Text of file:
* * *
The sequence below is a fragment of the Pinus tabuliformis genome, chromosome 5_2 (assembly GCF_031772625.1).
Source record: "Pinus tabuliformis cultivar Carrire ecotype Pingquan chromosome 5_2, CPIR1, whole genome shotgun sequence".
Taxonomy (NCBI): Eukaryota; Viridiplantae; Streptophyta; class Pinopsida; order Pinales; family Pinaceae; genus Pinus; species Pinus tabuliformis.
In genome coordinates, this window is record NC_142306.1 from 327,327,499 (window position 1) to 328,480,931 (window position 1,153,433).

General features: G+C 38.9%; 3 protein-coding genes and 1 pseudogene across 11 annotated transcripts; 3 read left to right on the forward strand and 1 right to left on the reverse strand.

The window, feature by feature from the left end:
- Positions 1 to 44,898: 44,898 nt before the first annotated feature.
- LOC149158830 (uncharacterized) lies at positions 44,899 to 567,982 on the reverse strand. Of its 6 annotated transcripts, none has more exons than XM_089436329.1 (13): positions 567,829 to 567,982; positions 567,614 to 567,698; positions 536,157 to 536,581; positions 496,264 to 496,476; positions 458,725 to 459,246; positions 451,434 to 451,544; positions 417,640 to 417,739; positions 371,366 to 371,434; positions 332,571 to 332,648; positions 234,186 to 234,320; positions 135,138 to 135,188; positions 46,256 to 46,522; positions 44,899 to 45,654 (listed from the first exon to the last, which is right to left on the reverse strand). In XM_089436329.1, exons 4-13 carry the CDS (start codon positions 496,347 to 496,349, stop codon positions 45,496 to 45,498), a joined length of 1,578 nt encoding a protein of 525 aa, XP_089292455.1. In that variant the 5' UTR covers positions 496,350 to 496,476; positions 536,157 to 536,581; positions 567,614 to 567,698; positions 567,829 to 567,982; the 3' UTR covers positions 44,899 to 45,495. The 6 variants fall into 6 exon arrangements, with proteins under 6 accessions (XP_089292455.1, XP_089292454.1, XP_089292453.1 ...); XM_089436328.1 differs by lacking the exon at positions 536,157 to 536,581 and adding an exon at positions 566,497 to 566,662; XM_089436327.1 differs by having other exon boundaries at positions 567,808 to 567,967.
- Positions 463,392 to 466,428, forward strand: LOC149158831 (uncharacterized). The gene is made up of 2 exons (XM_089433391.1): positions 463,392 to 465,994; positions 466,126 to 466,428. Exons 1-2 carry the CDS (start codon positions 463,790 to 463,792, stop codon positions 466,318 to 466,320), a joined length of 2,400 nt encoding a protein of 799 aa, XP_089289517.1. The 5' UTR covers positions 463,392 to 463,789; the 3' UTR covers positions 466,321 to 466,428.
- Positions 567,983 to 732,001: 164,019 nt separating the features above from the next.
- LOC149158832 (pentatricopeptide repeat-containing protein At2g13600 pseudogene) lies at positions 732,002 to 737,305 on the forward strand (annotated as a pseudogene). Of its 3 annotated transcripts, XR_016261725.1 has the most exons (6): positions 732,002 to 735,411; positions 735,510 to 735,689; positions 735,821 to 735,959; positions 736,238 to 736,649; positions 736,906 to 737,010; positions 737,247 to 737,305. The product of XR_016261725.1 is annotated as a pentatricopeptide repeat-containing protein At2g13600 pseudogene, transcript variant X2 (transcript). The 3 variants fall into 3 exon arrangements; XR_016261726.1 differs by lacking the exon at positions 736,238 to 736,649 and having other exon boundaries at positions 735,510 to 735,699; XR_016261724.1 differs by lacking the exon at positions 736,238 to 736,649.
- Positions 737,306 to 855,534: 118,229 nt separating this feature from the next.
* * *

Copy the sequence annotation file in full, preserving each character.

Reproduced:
The sequence below is a fragment of the Pinus tabuliformis genome, chromosome 5_2 (assembly GCF_031772625.1).
Source record: "Pinus tabuliformis cultivar Carrire ecotype Pingquan chromosome 5_2, CPIR1, whole genome shotgun sequence".
Taxonomy (NCBI): Eukaryota; Viridiplantae; Streptophyta; class Pinopsida; order Pinales; family Pinaceae; genus Pinus; species Pinus tabuliformis.
In genome coordinates, this window is record NC_142306.1 from 327,327,499 (window position 1) to 328,480,931 (window position 1,153,433).

General features: G+C 38.9%; 3 protein-coding genes and 1 pseudogene across 11 annotated transcripts; 3 read left to right on the forward strand and 1 right to left on the reverse strand.

The window, feature by feature from the left end:
- Positions 1 to 44,898: 44,898 nt before the first annotated feature.
- LOC149158830 (uncharacterized) lies at positions 44,899 to 567,982 on the reverse strand. Of its 6 annotated transcripts, none has more exons than XM_089436329.1 (13): positions 567,829 to 567,982; positions 567,614 to 567,698; positions 536,157 to 536,581; positions 496,264 to 496,476; positions 458,725 to 459,246; positions 451,434 to 451,544; positions 417,640 to 417,739; positions 371,366 to 371,434; positions 332,571 to 332,648; positions 234,186 to 234,320; positions 135,138 to 135,188; positions 46,256 to 46,522; positions 44,899 to 45,654 (listed from the first exon to the last, which is right to left on the reverse strand). In XM_089436329.1, exons 4-13 carry the CDS (start codon positions 496,347 to 496,349, stop codon positions 45,496 to 45,498), a joined length of 1,578 nt encoding a protein of 525 aa, XP_089292455.1. In that variant the 5' UTR covers positions 496,350 to 496,476; positions 536,157 to 536,581; positions 567,614 to 567,698; positions 567,829 to 567,982; the 3' UTR covers positions 44,899 to 45,495. The 6 variants fall into 6 exon arrangements, with proteins under 6 accessions (XP_089292455.1, XP_089292454.1, XP_089292453.1 ...); XM_089436328.1 differs by lacking the exon at positions 536,157 to 536,581 and adding an exon at positions 566,497 to 566,662; XM_089436327.1 differs by having other exon boundaries at positions 567,808 to 567,967.
- Positions 463,392 to 466,428, forward strand: LOC149158831 (uncharacterized). The gene is made up of 2 exons (XM_089433391.1): positions 463,392 to 465,994; positions 466,126 to 466,428. Exons 1-2 carry the CDS (start codon positions 463,790 to 463,792, stop codon positions 466,318 to 466,320), a joined length of 2,400 nt encoding a protein of 799 aa, XP_089289517.1. The 5' UTR covers positions 463,392 to 463,789; the 3' UTR covers positions 466,321 to 466,428.
- Positions 567,983 to 732,001: 164,019 nt separating the features above from the next.
- LOC149158832 (pentatricopeptide repeat-containing protein At2g13600 pseudogene) lies at positions 732,002 to 737,305 on the forward strand (annotated as a pseudogene). Of its 3 annotated transcripts, XR_016261725.1 has the most exons (6): positions 732,002 to 735,411; positions 735,510 to 735,689; positions 735,821 to 735,959; positions 736,238 to 736,649; positions 736,906 to 737,010; positions 737,247 to 737,305. The product of XR_016261725.1 is annotated as a pentatricopeptide repeat-containing protein At2g13600 pseudogene, transcript variant X2 (transcript). The 3 variants fall into 3 exon arrangements; XR_016261726.1 differs by lacking the exon at positions 736,238 to 736,649 and having other exon boundaries at positions 735,510 to 735,699; XR_016261724.1 differs by lacking the exon at positions 736,238 to 736,649.
- Positions 737,306 to 855,534: 118,229 nt separating this feature from the next.